It’s really happening.
According to Steve Buckley of the Boston Herald, Theo Epstein is “on the cusp” of leaving the Red Sox to accept a job with the Cubs.
The new position is believed “to include powers greater than he has in Boston” and an announcement could be made “within the next 24 to 48 hours.”
It isn’t quite a done deal yet, though, as the Red Sox still hope to retain Epstein and would seek compensation if he decides to accept the job with Chicago. One source with knowledge of the negotiations tells Buckley that the Red Sox would want “something real” in return.
If Epstein does indeed take the Cubs’ job, most expect Red Sox senior vice president and assistant GM Ben Cherington will take over in Boston. Stay tuned for updates.
UPDATE: Alex Speier of WEEI.com quotes a source “familiar with the matter” as saying the Herald report is “not accurate.” Regardless, Speier writes that resolution is nearing and that the possibility that Epstein could leave the Red Sox is very real.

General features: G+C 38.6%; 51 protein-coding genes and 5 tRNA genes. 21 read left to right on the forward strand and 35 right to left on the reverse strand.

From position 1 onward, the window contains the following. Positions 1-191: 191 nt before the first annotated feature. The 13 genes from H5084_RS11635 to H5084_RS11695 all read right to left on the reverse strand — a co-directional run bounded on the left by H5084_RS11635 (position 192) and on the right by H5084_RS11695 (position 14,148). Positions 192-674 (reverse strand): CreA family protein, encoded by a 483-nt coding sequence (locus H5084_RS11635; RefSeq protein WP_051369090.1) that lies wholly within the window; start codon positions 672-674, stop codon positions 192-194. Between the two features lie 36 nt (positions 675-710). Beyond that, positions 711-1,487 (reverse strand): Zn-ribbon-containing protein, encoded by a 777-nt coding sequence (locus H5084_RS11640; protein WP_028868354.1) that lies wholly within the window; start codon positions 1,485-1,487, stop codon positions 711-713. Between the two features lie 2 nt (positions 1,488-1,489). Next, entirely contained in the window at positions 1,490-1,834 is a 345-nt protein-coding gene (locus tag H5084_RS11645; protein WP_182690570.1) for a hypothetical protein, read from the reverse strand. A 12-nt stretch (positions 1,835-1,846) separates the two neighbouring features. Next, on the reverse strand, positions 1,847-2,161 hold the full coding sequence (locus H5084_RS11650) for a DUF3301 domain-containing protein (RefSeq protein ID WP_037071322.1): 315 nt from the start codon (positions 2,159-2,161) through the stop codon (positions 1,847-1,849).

UPDATE II: David Kaplan of CSNChicago.com reports that the Cubs won’t give up their top major league players as compensation for Epstein. Compensation will happen, Kaplan’s source tells him, but it will likely be minor league talent at best.
Nationals starter Max Scherzer bunted a ball into his face during batting practice on Tuesday, breaking his nose in the process. He ended up with a gnarly looking shiner around his right eye, making him appear a bit like Terminator. Scherzer still took the ball to start the second game of Wednesday night’s doubleheader against the Phillies.
Despite the injury, Scherzer was incredibly effective, limiting the Phillies to four hits and two walks across seven shutout innings, striking out 10 batters in the process. He might even have had some extra adrenaline going, as he averaged 96.2 MPH on his fastball, his highest average fastball velocity in a game since September 2012, per MLB.com’s Jamal Collier. The Nationals provided Scherzer with just one run of support, coming on a Brian Dozier solo home run off of Jake Arrieta in the second inning, but it was enough.
Wander Suero worked a scoreless top of the eighth with a pair of strikeouts. Victor Robles added a solo homer off of Pat Neshek in the bottom half. Closer Sean Doolittle took over in the ninth, working a 1-2-3 frame to give the Nats their 2-0 victory.
Over his last six starts, Scherzer now has a 0.88 ERA with a 59/8 K/BB ratio across 41 innings. He has gone six innings, struck out at least nine batters, and held the opposition to two or fewer runs in each of those six starts.